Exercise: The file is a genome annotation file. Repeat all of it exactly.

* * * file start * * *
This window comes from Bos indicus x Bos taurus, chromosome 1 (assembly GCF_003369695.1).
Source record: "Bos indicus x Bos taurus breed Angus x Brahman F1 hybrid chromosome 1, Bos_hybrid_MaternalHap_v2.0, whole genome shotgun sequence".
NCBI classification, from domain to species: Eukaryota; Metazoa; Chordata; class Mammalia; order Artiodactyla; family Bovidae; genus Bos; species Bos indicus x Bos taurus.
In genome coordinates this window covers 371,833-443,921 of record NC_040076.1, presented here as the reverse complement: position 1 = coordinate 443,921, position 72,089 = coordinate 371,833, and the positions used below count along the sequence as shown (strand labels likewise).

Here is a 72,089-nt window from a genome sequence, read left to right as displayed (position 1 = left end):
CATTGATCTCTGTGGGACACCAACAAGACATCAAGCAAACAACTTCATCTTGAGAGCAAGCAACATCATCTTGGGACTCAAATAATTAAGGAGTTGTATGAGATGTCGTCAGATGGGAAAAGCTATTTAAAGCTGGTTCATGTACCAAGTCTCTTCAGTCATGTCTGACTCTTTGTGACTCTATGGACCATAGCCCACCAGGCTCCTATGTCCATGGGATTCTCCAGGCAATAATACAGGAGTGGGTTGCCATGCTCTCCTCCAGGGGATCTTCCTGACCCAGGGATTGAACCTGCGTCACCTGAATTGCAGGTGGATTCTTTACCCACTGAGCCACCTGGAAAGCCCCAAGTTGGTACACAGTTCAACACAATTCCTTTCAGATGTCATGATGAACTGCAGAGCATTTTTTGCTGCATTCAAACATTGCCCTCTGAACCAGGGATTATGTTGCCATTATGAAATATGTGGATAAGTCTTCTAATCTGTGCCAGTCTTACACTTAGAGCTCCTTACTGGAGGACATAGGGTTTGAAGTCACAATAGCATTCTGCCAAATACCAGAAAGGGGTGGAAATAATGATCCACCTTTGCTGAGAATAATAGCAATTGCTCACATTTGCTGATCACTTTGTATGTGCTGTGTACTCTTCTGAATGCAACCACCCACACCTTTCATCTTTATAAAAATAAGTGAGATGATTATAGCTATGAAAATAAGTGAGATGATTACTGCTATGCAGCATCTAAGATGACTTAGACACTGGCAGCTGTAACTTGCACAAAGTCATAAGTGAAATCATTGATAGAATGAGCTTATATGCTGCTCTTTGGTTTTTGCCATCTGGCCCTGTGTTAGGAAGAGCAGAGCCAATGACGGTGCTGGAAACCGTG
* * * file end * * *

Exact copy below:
This window comes from Bos indicus x Bos taurus, chromosome 1 (assembly GCF_003369695.1).
Source record: "Bos indicus x Bos taurus breed Angus x Brahman F1 hybrid chromosome 1, Bos_hybrid_MaternalHap_v2.0, whole genome shotgun sequence".
NCBI classification, from domain to species: Eukaryota; Metazoa; Chordata; class Mammalia; order Artiodactyla; family Bovidae; genus Bos; species Bos indicus x Bos taurus.
In genome coordinates this window covers 371,833-443,921 of record NC_040076.1, presented here as the reverse complement: position 1 = coordinate 443,921, position 72,089 = coordinate 371,833, and the positions used below count along the sequence as shown (strand labels likewise).

Here is a 72,089-nt window from a genome sequence, read left to right as displayed (position 1 = left end):
CATTGATCTCTGTGGGACACCAACAAGACATCAAGCAAACAACTTCATCTTGAGAGCAAGCAACATCATCTTGGGACTCAAATAATTAAGGAGTTGTATGAGATGTCGTCAGATGGGAAAAGCTATTTAAAGCTGGTTCATGTACCAAGTCTCTTCAGTCATGTCTGACTCTTTGTGACTCTATGGACCATAGCCCACCAGGCTCCTATGTCCATGGGATTCTCCAGGCAATAATACAGGAGTGGGTTGCCATGCTCTCCTCCAGGGGATCTTCCTGACCCAGGGATTGAACCTGCGTCACCTGAATTGCAGGTGGATTCTTTACCCACTGAGCCACCTGGAAAGCCCCAAGTTGGTACACAGTTCAACACAATTCCTTTCAGATGTCATGATGAACTGCAGAGCATTTTTTGCTGCATTCAAACATTGCCCTCTGAACCAGGGATTATGTTGCCATTATGAAATATGTGGATAAGTCTTCTAATCTGTGCCAGTCTTACACTTAGAGCTCCTTACTGGAGGACATAGGGTTTGAAGTCACAATAGCATTCTGCCAAATACCAGAAAGGGGTGGAAATAATGATCCACCTTTGCTGAGAATAATAGCAATTGCTCACATTTGCTGATCACTTTGTATGTGCTGTGTACTCTTCTGAATGCAACCACCCACACCTTTCATCTTTATAAAAATAAGTGAGATGATTATAGCTATGAAAATAAGTGAGATGATTACTGCTATGCAGCATCTAAGATGACTTAGACACTGGCAGCTGTAACTTGCACAAAGTCATAAGTGAAATCATTGATAGAATGAGCTTATATGCTGCTCTTTGGTTTTTGCCATCTGGCCCTGTGTTAGGAAGAGCAGAGCCAATGACGGTGCTGGAAACCGTG